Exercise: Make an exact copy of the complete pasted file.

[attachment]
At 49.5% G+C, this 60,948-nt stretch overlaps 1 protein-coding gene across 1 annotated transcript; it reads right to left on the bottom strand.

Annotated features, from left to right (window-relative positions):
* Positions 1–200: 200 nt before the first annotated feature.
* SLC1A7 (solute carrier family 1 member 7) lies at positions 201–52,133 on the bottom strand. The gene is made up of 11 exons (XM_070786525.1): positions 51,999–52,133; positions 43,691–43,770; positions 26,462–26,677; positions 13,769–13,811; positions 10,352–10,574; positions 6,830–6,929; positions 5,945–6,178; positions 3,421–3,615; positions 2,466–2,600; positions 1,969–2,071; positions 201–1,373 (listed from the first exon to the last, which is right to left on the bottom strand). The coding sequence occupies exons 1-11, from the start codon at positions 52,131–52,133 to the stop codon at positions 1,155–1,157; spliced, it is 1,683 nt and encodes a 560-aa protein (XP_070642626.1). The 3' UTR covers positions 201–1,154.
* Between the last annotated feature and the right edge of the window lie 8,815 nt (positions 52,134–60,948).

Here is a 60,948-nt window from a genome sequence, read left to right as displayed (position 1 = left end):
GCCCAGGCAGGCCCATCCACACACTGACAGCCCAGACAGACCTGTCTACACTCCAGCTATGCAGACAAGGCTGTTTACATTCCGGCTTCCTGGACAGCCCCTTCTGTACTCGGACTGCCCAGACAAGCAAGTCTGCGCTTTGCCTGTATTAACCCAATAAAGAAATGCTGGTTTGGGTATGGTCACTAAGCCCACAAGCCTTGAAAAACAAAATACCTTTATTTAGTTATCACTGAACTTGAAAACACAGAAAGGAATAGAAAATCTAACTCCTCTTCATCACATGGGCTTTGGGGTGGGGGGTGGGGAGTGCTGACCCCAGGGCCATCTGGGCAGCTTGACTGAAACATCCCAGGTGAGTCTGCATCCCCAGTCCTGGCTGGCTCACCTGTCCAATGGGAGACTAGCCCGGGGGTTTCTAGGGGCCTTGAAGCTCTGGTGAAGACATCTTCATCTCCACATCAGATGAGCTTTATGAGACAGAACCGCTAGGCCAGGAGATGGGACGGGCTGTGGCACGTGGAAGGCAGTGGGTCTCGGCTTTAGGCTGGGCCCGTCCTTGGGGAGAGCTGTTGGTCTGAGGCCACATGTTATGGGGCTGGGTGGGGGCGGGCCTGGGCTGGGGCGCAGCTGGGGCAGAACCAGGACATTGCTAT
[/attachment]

At 49.5% G+C, this 60,948-nt stretch overlaps 1 protein-coding gene across 1 annotated transcript; it reads right to left on the bottom strand.

Annotated features, from left to right (window-relative positions):
* Positions 1–200: 200 nt before the first annotated feature.
* SLC1A7 (solute carrier family 1 member 7) lies at positions 201–52,133 on the bottom strand. The gene is made up of 11 exons (XM_070786525.1): positions 51,999–52,133; positions 43,691–43,770; positions 26,462–26,677; positions 13,769–13,811; positions 10,352–10,574; positions 6,830–6,929; positions 5,945–6,178; positions 3,421–3,615; positions 2,466–2,600; positions 1,969–2,071; positions 201–1,373 (listed from the first exon to the last, which is right to left on the bottom strand). The coding sequence occupies exons 1-11, from the start codon at positions 52,131–52,133 to the stop codon at positions 1,155–1,157; spliced, it is 1,683 nt and encodes a 560-aa protein (XP_070642626.1). The 3' UTR covers positions 201–1,154.
* Between the last annotated feature and the right edge of the window lie 8,815 nt (positions 52,134–60,948).

Here is a 60,948-nt window from a genome sequence, read left to right as displayed (position 1 = left end):
GCCCAGGCAGGCCCATCCACACACTGACAGCCCAGACAGACCTGTCTACACTCCAGCTATGCAGACAAGGCTGTTTACATTCCGGCTTCCTGGACAGCCCCTTCTGTACTCGGACTGCCCAGACAAGCAAGTCTGCGCTTTGCCTGTATTAACCCAATAAAGAAATGCTGGTTTGGGTATGGTCACTAAGCCCACAAGCCTTGAAAAACAAAATACCTTTATTTAGTTATCACTGAACTTGAAAACACAGAAAGGAATAGAAAATCTAACTCCTCTTCATCACATGGGCTTTGGGGTGGGGGGTGGGGAGTGCTGACCCCAGGGCCATCTGGGCAGCTTGACTGAAACATCCCAGGTGAGTCTGCATCCCCAGTCCTGGCTGGCTCACCTGTCCAATGGGAGACTAGCCCGGGGGTTTCTAGGGGCCTTGAAGCTCTGGTGAAGACATCTTCATCTCCACATCAGATGAGCTTTATGAGACAGAACCGCTAGGCCAGGAGATGGGACGGGCTGTGGCACGTGGAAGGCAGTGGGTCTCGGCTTTAGGCTGGGCCCGTCCTTGGGGAGAGCTGTTGGTCTGAGGCCACATGTTATGGGGCTGGGTGGGGGCGGGCCTGGGCTGGGGCGCAGCTGGGGCAGAACCAGGACATTGCTAT